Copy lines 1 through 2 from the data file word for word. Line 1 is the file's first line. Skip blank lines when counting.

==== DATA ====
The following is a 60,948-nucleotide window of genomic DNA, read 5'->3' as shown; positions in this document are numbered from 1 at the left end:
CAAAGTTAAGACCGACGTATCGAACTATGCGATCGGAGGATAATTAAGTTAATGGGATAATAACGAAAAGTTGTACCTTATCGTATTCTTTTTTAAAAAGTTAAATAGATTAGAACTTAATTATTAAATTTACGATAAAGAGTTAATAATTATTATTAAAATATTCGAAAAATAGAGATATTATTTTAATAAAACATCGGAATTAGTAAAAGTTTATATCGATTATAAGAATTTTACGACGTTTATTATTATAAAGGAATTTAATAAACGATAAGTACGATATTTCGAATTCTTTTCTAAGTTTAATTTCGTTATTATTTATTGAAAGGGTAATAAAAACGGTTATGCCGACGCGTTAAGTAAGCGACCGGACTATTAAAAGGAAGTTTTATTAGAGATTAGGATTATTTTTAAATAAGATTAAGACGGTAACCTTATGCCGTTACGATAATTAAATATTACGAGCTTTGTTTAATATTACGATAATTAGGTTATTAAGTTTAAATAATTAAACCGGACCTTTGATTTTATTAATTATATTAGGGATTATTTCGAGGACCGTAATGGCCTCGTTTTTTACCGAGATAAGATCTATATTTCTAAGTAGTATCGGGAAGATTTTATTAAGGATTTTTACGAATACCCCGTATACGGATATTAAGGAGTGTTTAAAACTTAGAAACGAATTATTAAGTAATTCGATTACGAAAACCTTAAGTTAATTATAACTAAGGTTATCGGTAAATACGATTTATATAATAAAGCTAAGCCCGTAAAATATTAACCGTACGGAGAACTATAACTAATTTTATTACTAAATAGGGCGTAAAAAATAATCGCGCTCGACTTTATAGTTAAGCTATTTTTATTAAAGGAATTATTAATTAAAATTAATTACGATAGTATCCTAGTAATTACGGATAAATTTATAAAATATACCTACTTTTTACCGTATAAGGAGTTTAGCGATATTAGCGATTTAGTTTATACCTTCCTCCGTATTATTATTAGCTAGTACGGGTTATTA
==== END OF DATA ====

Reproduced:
The following is a 60,948-nucleotide window of genomic DNA, read 5'->3' as shown; positions in this document are numbered from 1 at the left end:
CAAAGTTAAGACCGACGTATCGAACTATGCGATCGGAGGATAATTAAGTTAATGGGATAATAACGAAAAGTTGTACCTTATCGTATTCTTTTTTAAAAAGTTAAATAGATTAGAACTTAATTATTAAATTTACGATAAAGAGTTAATAATTATTATTAAAATATTCGAAAAATAGAGATATTATTTTAATAAAACATCGGAATTAGTAAAAGTTTATATCGATTATAAGAATTTTACGACGTTTATTATTATAAAGGAATTTAATAAACGATAAGTACGATATTTCGAATTCTTTTCTAAGTTTAATTTCGTTATTATTTATTGAAAGGGTAATAAAAACGGTTATGCCGACGCGTTAAGTAAGCGACCGGACTATTAAAAGGAAGTTTTATTAGAGATTAGGATTATTTTTAAATAAGATTAAGACGGTAACCTTATGCCGTTACGATAATTAAATATTACGAGCTTTGTTTAATATTACGATAATTAGGTTATTAAGTTTAAATAATTAAACCGGACCTTTGATTTTATTAATTATATTAGGGATTATTTCGAGGACCGTAATGGCCTCGTTTTTTACCGAGATAAGATCTATATTTCTAAGTAGTATCGGGAAGATTTTATTAAGGATTTTTACGAATACCCCGTATACGGATATTAAGGAGTGTTTAAAACTTAGAAACGAATTATTAAGTAATTCGATTACGAAAACCTTAAGTTAATTATAACTAAGGTTATCGGTAAATACGATTTATATAATAAAGCTAAGCCCGTAAAATATTAACCGTACGGAGAACTATAACTAATTTTATTACTAAATAGGGCGTAAAAAATAATCGCGCTCGACTTTATAGTTAAGCTATTTTTATTAAAGGAATTATTAATTAAAATTAATTACGATAGTATCCTAGTAATTACGGATAAATTTATAAAATATACCTACTTTTTACCGTATAAGGAGTTTAGCGATATTAGCGATTTAGTTTATACCTTCCTCCGTATTATTATTAGCTAGTACGGGTTATTA